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The Debt Lever to Increase Cash Flow in Your Small Business

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Christian Brim
The Debt Lever to Increase Cash Flow in Your Small Business

Continuing from our article on The Eight Levers to Increase Cash Flow, we move to debt. To be clear, in this situation we're talking about bank debt, not trade debt (covered in this article on account payable).


Debt is a tricky issue for small businesses to address, because most owners approach business debt the way they approach their personal debt. This is a mistake, because there are some big differences between the two. If you are debt averse, you may not want to have any business debt, but your industry may dictate otherwise. If you are in a capital intensive industry (e.g manufacturing), being debt free may not be a reasonable expectation.

Additionally there is a difference between short term debt (due within one year) and long term debt. Short term debt should only be used as working capital. This usually comes in the form of a bank line of credit, but also could include credit cards. Generally speaking, these facilities should have a zero balance at least once a year. If you never completely pay them off, chances are, this is not short term working capital, but long term debt that should be converted into a term loan and paid off.

In any case, the best thing to do is benchmark your numbers against your industry. This will give you a reasonable target to work towards.

Magical Numbers

There are two numbers to consider when evaluating debt, one is coverage and the other is leverage.

Coverage: Coverage is a measure of how much your cash flow is compared to your debt payments. Banks look at this number very closely, since that is how they expect to be repaid. Usually they require a coverage ratio in excess of 1.20, but could look for a higher number. That means that you have $1.20 in profit (cash flow) for every $1.00 in debt payments.

Leverage: Leverage is a measure of how much debt you have compared to equity in your business. This is a number that tells lenders how risky the loan is. Different industries have different acceptable leverage ratios, but anything less than 1 to 1 is considered risky. So for every $1.00 you have in debt, you have at least $1.00 in equity.

That's not to say banks won't loan you money if you don't meet those leverage ratios, but is a factor they look review closely.



This may sound obvious, but make sure that your debt service is manageable. Build yourself a cushion, remember, you can always pay down debt faster AFTER you've made the profit. The old adage of a Banker is one that is happy to give you an umbrella when it's not raining is 100% accurate. When you have a cash flow crunch is NOT when you want to negotiate with your lenders.  Consider multiple lenders. Different banks have different lending criteria, so don't be afraid to shop your bank.  Many non-bank alternatives have sprung up that are primarily based upon cash flow (e.g. merchant credit card lending). Usually, these are much more expensive alternatives to traditional bank financing, so make sure you understand the true costs.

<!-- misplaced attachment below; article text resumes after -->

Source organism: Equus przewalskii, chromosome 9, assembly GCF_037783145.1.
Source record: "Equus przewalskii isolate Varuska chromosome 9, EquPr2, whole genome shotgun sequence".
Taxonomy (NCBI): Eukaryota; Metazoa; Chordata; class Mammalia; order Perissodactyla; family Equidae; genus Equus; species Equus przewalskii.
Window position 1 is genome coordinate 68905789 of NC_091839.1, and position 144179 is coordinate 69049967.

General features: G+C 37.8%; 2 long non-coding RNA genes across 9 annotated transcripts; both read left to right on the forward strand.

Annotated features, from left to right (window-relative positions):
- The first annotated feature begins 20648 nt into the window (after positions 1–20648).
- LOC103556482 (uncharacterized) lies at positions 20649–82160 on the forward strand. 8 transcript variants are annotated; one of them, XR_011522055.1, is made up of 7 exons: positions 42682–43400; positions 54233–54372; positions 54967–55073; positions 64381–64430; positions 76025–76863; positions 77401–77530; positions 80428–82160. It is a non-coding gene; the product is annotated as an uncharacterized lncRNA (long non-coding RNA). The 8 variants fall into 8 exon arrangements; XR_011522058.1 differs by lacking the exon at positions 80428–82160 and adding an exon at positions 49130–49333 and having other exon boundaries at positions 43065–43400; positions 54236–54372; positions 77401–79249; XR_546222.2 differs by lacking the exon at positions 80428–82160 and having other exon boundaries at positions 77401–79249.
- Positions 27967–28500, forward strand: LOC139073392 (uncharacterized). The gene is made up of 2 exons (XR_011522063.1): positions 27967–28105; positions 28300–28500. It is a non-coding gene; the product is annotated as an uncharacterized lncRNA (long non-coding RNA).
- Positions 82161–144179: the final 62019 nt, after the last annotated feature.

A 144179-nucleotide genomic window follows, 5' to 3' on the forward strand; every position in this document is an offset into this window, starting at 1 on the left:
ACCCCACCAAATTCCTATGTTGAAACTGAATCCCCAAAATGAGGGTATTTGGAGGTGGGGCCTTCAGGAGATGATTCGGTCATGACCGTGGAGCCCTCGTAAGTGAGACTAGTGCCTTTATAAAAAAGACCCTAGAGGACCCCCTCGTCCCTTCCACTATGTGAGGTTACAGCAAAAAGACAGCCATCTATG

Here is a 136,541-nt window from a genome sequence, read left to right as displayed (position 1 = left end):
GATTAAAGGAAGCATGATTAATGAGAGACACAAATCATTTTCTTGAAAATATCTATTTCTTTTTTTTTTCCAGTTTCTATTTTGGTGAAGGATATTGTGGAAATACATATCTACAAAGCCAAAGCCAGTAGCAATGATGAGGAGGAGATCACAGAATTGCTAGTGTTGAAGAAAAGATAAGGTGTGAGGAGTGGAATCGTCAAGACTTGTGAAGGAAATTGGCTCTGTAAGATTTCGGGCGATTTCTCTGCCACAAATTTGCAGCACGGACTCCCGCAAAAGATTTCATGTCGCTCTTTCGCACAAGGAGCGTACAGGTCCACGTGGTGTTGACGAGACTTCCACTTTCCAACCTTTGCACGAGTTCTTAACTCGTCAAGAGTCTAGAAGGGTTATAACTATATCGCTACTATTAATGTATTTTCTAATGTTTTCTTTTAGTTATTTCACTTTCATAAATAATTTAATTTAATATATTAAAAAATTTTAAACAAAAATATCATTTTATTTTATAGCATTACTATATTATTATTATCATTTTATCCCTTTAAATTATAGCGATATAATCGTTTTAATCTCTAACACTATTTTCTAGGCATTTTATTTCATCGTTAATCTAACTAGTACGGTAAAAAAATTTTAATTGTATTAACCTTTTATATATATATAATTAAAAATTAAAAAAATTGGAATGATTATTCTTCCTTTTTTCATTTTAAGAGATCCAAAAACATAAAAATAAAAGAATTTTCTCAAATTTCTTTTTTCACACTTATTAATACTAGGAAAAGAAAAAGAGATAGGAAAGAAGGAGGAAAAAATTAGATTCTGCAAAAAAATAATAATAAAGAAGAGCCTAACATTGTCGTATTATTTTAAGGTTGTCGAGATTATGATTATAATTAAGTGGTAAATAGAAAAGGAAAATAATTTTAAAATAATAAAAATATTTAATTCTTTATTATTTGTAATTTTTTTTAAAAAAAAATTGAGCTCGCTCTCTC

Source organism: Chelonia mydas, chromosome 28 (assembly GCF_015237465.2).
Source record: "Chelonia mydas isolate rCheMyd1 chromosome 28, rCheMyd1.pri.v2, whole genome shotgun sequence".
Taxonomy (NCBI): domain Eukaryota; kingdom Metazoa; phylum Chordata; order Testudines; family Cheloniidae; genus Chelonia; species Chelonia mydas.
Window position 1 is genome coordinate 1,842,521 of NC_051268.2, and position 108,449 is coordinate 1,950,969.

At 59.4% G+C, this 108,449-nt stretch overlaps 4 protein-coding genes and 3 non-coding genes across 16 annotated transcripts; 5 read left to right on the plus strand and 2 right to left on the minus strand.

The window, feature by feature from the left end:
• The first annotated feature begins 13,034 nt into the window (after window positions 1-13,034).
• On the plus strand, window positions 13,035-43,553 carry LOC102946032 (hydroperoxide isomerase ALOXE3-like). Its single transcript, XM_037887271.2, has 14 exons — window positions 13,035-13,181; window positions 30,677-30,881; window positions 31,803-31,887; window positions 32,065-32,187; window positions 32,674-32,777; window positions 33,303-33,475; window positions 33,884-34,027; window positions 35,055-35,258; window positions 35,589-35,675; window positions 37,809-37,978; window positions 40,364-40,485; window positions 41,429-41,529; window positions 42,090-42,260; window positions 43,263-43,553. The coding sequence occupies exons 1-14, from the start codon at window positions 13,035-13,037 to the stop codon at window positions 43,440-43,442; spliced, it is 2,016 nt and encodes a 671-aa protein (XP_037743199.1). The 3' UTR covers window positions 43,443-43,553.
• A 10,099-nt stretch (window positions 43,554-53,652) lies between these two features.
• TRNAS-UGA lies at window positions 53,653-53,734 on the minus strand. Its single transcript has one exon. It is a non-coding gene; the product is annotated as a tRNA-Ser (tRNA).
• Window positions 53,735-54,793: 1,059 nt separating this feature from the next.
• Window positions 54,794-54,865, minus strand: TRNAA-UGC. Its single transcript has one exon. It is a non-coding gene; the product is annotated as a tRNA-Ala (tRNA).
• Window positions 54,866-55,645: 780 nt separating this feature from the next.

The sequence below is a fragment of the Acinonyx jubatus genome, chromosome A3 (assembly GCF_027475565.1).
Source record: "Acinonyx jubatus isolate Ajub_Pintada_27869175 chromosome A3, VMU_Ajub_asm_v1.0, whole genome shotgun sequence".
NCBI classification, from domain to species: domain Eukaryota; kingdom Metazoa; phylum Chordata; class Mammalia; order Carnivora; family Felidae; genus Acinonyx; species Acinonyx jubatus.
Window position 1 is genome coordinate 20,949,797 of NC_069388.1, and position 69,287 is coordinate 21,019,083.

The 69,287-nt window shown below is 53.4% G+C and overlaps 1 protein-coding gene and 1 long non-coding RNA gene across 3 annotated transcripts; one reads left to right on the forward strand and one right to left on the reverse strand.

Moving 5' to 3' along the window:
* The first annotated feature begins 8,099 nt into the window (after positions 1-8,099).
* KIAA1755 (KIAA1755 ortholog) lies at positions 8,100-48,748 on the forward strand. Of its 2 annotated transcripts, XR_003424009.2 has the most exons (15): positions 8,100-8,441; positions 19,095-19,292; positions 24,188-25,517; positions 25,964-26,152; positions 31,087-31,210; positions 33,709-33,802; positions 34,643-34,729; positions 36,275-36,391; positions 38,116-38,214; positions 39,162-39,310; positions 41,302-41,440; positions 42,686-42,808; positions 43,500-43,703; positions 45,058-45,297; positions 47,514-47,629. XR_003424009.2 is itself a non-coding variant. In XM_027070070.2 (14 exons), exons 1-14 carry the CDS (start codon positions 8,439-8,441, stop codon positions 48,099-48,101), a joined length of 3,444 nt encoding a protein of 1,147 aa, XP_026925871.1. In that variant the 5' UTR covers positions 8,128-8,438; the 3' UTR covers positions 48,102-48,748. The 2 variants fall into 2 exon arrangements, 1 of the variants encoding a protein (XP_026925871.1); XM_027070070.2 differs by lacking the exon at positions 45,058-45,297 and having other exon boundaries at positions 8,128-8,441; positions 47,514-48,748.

Balance Sheet Matching:

Essentially this is matching short term assets with short term loans, and long term assets with long term loans. So if the money is being used for working capital and is secured by accounts receivable and inventory, then it needs to be a revolving facility (line of credit). Alternatively if the asset is a piece of equipment, it should be on a long term loan that has a term less than the expected life of the asset. This means not tying up your bank line of credit with equipment purchases. Real estate provides another opportunity to match up your debt with assets. Best thing is to work with your accountant, come up with a plan, and find banks to work with you.

Return on Capital:

This is next level stuff, but if you really want to run a business the way it should be, you need to look at your return on capital. There are several different components of this and different ways to measure, but at it's most basic, are you as the owner being compensated for the risk that you are incurring.  I'm not talking about being compensated for your time (which should be reflected in your owner's compensation), but as an owner, is the amount of money you have invested in the business returning an amount appropriate of the risk that you're taking?

Most small businesses should be earning in excess of 20% on their investment in the business. Debt plays a part in this equation since the more debt to equity you have, the higher your returns, all things being equal. If you're not making at least 20% on your money in your business, then you need to look at your debt structure AND your profitability. Otherwise, take your money and invest it in something else!

If you would like a FREE industry comparison for your business, schedule a no-obligation consultation. We promise, no pressure, just information to help increase your cash flow so that you can have a better business, and a less stressful life!

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